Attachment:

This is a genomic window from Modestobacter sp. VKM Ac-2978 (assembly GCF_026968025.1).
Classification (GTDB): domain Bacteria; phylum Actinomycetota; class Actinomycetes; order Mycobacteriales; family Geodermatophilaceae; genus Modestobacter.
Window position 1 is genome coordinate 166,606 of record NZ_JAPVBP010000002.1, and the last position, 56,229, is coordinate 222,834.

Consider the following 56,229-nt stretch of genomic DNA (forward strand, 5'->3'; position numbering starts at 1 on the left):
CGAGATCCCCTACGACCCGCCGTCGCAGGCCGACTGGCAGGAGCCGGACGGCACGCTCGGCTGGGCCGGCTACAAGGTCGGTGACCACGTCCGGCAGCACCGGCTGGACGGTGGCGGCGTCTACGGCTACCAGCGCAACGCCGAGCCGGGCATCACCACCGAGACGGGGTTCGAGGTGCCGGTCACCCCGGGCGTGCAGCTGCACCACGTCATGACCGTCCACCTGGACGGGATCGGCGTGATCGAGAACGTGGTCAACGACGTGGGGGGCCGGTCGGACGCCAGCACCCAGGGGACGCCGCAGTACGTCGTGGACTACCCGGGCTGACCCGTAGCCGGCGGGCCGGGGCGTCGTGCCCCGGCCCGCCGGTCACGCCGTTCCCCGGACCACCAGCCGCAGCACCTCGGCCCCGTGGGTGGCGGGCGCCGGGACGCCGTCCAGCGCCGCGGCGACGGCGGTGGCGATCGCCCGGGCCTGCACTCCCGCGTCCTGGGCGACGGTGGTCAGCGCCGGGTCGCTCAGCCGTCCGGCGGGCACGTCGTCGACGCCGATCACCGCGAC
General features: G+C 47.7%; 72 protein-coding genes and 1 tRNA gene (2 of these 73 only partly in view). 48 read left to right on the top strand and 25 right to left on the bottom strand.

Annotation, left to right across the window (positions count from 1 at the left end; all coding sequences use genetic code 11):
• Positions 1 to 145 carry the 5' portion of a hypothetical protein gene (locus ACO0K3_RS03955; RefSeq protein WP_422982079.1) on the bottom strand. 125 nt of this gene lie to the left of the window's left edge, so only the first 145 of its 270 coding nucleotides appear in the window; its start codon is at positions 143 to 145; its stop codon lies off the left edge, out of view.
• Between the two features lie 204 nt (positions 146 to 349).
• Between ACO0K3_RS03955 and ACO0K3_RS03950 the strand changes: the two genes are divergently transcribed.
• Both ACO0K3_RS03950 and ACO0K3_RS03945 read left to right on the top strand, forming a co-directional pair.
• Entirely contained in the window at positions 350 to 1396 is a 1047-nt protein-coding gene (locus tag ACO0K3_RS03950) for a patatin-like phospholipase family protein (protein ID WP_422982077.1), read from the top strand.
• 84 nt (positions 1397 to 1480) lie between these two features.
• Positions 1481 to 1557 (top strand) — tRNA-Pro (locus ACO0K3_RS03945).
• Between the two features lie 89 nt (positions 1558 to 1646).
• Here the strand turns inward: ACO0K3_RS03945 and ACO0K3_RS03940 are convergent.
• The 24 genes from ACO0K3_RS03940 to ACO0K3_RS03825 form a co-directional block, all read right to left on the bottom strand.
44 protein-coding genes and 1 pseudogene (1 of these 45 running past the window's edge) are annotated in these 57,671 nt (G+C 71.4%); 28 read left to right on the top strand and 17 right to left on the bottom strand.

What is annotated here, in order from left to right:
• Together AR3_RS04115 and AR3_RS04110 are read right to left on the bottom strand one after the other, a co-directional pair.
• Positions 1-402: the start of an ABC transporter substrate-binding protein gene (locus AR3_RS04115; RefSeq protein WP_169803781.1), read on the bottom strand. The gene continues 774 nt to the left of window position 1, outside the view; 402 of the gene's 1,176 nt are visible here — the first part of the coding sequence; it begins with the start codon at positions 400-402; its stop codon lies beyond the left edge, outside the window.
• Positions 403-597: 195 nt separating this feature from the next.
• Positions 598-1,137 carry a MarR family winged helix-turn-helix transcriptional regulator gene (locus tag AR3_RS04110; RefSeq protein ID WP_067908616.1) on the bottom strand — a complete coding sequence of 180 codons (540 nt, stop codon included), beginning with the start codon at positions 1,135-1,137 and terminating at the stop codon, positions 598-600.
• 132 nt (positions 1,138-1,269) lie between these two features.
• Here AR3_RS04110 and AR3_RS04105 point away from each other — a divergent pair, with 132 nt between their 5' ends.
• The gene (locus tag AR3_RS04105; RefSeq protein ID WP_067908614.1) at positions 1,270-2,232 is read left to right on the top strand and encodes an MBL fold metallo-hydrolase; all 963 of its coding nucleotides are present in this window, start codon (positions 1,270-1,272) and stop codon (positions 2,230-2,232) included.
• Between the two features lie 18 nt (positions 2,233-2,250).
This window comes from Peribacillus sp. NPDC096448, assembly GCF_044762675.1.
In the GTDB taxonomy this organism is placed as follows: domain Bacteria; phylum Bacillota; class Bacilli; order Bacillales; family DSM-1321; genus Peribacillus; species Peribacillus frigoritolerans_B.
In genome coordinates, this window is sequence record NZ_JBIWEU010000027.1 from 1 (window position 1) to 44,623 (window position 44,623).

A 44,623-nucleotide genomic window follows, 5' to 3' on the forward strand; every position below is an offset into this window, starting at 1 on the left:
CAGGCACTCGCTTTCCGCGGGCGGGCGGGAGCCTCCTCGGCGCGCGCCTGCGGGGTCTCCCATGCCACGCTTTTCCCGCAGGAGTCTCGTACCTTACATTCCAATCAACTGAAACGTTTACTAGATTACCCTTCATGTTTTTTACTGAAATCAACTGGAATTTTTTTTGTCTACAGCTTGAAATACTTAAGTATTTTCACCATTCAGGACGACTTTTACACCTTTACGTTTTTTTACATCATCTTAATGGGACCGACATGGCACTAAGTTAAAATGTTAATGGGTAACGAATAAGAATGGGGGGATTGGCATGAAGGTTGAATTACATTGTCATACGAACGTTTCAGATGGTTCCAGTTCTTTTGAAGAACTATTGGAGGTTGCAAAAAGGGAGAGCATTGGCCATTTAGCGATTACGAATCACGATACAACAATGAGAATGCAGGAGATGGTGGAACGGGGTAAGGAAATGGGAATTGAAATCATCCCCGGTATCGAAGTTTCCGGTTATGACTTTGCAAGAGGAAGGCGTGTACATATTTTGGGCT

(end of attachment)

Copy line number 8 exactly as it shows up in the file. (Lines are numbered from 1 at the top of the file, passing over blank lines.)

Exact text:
• Positions 1 to 145 carry the 5' portion of a hypothetical protein gene (locus ACO0K3_RS03955; RefSeq protein WP_422982079.1) on the bottom strand. 125 nt of this gene lie to the left of the window's left edge, so only the first 145 of its 270 coding nucleotides appear in the window; its start codon is at positions 143 to 145; its stop codon lies off the left edge, out of view.